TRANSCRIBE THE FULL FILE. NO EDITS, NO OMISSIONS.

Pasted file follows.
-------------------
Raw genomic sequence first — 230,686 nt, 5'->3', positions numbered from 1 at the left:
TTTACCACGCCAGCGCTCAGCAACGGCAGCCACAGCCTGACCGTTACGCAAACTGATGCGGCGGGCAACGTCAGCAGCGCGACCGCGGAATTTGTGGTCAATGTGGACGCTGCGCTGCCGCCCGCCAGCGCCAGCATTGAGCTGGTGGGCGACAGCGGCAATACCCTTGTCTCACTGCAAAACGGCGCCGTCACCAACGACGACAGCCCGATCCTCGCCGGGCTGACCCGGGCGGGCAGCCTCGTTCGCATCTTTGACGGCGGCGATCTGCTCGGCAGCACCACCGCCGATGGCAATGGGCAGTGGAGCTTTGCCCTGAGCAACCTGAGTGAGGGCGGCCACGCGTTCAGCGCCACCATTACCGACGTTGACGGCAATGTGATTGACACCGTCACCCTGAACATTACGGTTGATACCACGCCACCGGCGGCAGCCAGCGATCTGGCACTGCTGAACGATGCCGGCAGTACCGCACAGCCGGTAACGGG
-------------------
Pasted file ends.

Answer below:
Raw genomic sequence first — 230,686 nt, 5'->3', positions numbered from 1 at the left:
TTTACCACGCCAGCGCTCAGCAACGGCAGCCACAGCCTGACCGTTACGCAAACTGATGCGGCGGGCAACGTCAGCAGCGCGACCGCGGAATTTGTGGTCAATGTGGACGCTGCGCTGCCGCCCGCCAGCGCCAGCATTGAGCTGGTGGGCGACAGCGGCAATACCCTTGTCTCACTGCAAAACGGCGCCGTCACCAACGACGACAGCCCGATCCTCGCCGGGCTGACCCGGGCGGGCAGCCTCGTTCGCATCTTTGACGGCGGCGATCTGCTCGGCAGCACCACCGCCGATGGCAATGGGCAGTGGAGCTTTGCCCTGAGCAACCTGAGTGAGGGCGGCCACGCGTTCAGCGCCACCATTACCGACGTTGACGGCAATGTGATTGACACCGTCACCCTGAACATTACGGTTGATACCACGCCACCGGCGGCAGCCAGCGATCTGGCACTGCTGAACGATGCCGGCAGTACCGCACAGCCGGTAACGGG